Similarly, the number of cases and prevalence of NAFLD/NASH among YADs also showed a significant increase from 1990 to 2017 independent of the sex and region (table 1, figure 1B). And the number of cases of NAFLD/NASH among YADs was higher than that in CADs (152.85 million in 1990; 284.32 million in 2017). The prevalence of all five SDI regions increased almost linearly, with the high-middle SDI region having the highest prevalence (15.04%).
Prevalence of NAFLD/NASH and its variations among CADs and YADs at the regional level
All GBD regions demonstrated an increasing trend in NAFLD/NASH prevalence among the CAD patients. In 2017, a relatively higher prevalence was observed in North Africa and the Middle East (2.05%), followed by Central Latin America (1.88%), High-income North America (1.64%), Oceania (1.57%) and Andean Latin America (1.56%). The lowest regions were Eastern Sub-Saharan Africa, Central Sub-Saharan Africa and Western Sub-Saharan Africa (0.62%, 0.66% and 0.70%, respectively) (figure 2A). The prevalence in YADs was approximately 10-fold of that in CADs, while the trend of NAFLD/NASH prevalence was similar to that in CADs. In 2017, a relatively high prevalence of NAFLD/NASH in YADs was observed in North Africa and the Middle East (22.18%), followed by that in Oceania (17.14%), Central Latin America (16.20%) and Southeast Asia (15.41%). The lowest prevalence were observed in the Eastern Sub-Saharan Africa, Central Sub-Saharan Africa and Central Europe (7.88%, 8.46%, and 8.10%, respectively) (figure 2B).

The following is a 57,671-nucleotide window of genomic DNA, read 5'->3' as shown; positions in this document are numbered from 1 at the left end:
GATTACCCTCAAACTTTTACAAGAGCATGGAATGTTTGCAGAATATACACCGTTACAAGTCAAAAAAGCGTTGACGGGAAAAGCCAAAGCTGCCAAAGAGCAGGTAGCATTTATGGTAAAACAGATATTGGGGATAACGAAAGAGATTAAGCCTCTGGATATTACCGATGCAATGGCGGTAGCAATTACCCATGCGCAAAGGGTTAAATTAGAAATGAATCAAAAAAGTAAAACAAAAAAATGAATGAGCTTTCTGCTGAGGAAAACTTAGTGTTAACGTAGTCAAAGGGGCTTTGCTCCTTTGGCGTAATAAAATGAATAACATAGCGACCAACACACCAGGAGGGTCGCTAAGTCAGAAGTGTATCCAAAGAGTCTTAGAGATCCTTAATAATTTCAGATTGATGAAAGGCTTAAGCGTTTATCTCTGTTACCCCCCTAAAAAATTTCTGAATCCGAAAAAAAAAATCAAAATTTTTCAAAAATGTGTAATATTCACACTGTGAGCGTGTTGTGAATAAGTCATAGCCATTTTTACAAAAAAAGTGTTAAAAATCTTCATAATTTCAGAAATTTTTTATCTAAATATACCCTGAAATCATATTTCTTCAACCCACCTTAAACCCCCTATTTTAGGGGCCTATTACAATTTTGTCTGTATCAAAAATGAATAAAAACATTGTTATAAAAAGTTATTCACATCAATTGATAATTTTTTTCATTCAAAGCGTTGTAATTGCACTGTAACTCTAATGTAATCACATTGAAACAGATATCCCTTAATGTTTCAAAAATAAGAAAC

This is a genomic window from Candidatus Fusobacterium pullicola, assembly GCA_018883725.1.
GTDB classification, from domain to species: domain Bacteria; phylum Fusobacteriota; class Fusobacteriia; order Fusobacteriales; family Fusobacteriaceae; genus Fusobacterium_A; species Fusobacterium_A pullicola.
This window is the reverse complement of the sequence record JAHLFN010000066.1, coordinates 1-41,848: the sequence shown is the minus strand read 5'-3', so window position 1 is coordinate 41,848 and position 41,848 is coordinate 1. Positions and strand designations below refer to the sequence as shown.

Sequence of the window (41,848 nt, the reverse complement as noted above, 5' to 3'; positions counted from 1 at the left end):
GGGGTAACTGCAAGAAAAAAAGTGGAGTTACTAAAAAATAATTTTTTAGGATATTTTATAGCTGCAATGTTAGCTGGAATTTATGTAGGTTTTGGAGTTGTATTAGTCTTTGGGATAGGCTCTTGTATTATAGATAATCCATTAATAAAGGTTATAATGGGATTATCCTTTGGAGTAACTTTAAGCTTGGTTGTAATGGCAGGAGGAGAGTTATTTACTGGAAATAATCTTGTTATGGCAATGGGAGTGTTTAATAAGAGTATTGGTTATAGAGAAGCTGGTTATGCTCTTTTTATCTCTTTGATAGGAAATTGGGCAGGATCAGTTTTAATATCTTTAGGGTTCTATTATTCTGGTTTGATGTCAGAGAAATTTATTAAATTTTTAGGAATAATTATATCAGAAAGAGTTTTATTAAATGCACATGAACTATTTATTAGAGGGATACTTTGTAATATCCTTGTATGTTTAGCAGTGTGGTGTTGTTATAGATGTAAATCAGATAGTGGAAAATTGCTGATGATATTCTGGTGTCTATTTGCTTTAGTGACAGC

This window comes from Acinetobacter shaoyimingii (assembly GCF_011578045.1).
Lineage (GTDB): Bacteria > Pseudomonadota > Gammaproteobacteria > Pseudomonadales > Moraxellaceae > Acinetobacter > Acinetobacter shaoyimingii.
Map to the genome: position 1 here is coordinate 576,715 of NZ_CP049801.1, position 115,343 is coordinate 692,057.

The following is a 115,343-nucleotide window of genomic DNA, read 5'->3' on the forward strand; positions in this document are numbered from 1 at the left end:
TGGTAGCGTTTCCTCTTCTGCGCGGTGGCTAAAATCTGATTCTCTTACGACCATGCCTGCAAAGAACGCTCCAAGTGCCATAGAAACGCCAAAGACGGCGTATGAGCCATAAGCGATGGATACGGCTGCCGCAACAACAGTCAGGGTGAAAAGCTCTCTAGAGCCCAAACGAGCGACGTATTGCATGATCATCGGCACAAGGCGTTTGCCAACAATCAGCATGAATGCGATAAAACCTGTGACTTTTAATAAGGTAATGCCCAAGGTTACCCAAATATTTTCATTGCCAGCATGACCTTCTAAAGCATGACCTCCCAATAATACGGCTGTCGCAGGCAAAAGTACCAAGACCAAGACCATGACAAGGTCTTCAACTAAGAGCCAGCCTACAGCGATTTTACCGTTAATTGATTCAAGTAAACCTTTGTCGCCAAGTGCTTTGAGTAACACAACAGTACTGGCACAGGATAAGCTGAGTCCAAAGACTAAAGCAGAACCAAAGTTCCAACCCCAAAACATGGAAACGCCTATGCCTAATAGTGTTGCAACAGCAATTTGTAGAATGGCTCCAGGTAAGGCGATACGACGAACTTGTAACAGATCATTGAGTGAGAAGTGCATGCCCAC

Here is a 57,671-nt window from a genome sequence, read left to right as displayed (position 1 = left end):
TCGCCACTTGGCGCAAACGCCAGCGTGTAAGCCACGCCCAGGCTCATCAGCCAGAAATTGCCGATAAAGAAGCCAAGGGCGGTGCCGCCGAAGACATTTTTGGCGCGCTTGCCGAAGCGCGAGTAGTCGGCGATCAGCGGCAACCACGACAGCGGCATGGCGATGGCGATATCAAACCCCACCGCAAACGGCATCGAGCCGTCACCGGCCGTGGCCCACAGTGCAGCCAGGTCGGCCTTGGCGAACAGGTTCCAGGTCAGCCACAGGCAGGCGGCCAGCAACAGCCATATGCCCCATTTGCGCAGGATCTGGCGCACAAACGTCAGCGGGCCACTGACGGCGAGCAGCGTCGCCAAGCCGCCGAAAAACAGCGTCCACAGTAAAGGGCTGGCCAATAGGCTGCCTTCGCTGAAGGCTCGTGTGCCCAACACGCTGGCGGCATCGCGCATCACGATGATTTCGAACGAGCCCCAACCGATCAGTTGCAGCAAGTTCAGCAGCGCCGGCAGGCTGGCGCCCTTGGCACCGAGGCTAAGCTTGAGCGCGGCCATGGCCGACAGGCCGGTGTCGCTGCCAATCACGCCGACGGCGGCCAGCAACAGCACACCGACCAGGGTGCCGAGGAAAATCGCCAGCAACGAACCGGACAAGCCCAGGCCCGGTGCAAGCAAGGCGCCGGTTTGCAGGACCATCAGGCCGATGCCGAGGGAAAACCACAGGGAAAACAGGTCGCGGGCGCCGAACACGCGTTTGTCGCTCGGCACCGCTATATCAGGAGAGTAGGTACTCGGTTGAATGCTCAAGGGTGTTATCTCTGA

The greatest increase in CADs was observed in high-income North America (EAPC=2.23, 95% CI 1.92 to 2.54), and the lowest increase occurred in Eastern Europe (EAPC=0.64, 95% CI −0.08 to 1.37) (figure 3A). However, in YADs, the greatest increase was observed in Central Latin America (EAPC=1.30, 95% CI 1.26 to 1.34) and a minimum increase was observed in Central Sub-Saharan Africa (EAPC=0.56, 95% CI 0.49 to 0.63) (figure 3B).
Prevalence of NAFLD/NASH and its variations among CADs and YADs at the national level
Among the CADs in 195 countries, the highest prevalence was found in American Samoa (3.34%) and Saudi Arabia (3.13%), and the lowest prevalence was observed in Greenland (0.15%) and Andorra (0.16%). Between 1990 and 2017, only three countries (EAPC: the Czech Republic: −0.44 to 0.80, −0.09; Bulgaria: −0.32 to 0.62, −0.02; Somalia: −0.15 to 0.47, 0.17) showed a significant decrease during this period. More than 95% of the countries (188/195) experienced a significant increase in NAFLD/NASH prevalence, with the most pronounced increase observed in the Maldives (EAPC=3.55, 95% CI 3.06 to 4.05) (figure 4).